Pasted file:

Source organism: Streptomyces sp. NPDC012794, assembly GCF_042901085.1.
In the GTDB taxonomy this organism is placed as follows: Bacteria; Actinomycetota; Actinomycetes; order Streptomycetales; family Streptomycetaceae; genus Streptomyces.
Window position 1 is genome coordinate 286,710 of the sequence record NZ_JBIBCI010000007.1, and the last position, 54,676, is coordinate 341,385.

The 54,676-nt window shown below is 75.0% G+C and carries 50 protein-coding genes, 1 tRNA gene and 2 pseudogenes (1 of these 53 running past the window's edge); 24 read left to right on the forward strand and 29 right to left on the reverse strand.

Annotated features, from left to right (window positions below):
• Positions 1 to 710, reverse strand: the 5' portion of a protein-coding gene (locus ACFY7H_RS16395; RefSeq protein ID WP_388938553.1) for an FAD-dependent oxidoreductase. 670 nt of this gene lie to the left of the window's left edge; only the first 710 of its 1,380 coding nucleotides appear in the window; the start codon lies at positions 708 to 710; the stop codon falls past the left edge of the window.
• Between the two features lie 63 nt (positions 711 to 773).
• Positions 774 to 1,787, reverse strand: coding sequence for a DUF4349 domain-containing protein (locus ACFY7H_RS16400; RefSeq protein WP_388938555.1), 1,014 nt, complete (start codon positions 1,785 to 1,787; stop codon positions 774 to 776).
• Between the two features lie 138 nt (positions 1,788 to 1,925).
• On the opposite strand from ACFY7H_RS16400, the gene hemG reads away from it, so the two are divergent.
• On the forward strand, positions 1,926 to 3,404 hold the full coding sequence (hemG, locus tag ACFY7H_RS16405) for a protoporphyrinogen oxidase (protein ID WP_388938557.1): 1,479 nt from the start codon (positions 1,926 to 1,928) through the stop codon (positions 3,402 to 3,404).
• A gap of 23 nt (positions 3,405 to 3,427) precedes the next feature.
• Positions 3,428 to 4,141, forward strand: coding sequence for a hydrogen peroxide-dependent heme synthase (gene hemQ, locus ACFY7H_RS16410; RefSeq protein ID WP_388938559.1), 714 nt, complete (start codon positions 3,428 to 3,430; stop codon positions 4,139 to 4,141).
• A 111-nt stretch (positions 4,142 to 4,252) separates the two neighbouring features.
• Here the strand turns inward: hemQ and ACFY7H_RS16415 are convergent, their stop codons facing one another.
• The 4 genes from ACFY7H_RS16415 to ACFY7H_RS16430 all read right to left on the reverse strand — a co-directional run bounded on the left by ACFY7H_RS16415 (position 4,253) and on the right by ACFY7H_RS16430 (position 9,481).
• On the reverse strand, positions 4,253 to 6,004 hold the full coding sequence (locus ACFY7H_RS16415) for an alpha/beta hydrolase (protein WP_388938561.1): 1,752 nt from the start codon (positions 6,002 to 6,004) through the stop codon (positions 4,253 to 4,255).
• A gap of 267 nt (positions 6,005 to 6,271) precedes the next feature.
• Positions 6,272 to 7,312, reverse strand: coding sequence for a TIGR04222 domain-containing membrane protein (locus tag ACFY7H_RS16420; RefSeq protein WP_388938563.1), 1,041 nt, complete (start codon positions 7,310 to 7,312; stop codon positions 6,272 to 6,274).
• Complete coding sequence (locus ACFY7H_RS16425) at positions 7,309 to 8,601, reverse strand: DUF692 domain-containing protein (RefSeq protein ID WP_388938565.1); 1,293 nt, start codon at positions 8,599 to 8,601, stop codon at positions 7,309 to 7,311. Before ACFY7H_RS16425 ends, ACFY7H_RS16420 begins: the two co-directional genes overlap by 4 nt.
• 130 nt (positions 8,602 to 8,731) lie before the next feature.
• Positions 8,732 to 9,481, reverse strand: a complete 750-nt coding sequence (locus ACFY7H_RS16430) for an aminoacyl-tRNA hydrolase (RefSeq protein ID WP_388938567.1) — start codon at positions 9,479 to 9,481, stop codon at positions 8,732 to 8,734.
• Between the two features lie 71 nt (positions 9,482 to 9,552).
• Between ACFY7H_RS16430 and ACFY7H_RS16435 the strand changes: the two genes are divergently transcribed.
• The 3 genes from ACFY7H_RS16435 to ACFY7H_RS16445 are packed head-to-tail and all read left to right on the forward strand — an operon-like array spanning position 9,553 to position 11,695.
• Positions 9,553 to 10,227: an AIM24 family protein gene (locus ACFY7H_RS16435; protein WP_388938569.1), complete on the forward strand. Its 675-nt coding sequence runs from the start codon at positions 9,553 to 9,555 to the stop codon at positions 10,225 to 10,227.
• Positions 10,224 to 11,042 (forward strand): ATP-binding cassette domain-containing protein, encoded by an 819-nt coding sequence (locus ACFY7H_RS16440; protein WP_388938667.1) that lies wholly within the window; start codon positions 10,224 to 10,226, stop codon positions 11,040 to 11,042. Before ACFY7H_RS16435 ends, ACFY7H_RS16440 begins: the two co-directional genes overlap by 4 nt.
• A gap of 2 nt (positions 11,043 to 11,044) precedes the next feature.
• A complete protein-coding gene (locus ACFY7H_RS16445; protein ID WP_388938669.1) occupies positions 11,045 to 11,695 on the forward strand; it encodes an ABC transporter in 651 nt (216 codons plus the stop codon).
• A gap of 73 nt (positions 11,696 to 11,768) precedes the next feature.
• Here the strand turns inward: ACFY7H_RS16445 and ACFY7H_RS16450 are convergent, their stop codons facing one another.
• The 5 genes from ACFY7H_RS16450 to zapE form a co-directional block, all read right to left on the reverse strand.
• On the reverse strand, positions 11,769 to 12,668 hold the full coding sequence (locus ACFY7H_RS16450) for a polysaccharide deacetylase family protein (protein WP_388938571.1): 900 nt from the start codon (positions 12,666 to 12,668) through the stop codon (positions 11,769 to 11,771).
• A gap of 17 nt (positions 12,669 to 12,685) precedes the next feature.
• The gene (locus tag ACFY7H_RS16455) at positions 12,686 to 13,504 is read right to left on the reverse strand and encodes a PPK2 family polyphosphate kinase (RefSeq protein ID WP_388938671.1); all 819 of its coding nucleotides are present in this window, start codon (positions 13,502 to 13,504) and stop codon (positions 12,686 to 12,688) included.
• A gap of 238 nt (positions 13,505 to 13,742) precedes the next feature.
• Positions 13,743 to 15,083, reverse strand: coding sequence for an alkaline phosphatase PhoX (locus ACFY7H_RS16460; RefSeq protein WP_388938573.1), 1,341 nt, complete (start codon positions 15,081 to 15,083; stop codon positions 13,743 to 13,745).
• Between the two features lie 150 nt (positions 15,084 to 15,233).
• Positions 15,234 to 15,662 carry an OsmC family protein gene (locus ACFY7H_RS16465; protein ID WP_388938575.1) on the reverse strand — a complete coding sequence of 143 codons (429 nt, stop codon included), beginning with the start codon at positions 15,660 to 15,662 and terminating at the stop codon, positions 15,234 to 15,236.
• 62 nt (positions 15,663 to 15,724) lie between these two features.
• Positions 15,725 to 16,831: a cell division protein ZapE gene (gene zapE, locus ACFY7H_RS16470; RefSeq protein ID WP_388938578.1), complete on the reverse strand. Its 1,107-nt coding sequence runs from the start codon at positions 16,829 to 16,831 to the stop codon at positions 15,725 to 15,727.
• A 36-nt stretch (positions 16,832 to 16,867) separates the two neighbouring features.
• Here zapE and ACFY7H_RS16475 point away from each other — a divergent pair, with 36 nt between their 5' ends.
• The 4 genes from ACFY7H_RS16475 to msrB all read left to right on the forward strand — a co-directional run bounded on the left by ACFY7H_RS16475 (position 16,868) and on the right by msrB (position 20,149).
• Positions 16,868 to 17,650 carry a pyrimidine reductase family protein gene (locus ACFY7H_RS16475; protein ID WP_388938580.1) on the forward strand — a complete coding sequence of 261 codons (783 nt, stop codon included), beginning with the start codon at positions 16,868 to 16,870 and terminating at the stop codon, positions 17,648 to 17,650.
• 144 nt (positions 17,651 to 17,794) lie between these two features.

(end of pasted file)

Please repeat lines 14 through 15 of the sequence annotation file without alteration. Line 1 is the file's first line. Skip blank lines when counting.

• A 111-nt stretch (positions 4,142 to 4,252) separates the two neighbouring features.
• Here the strand turns inward: hemQ and ACFY7H_RS16415 are convergent, their stop codons facing one another.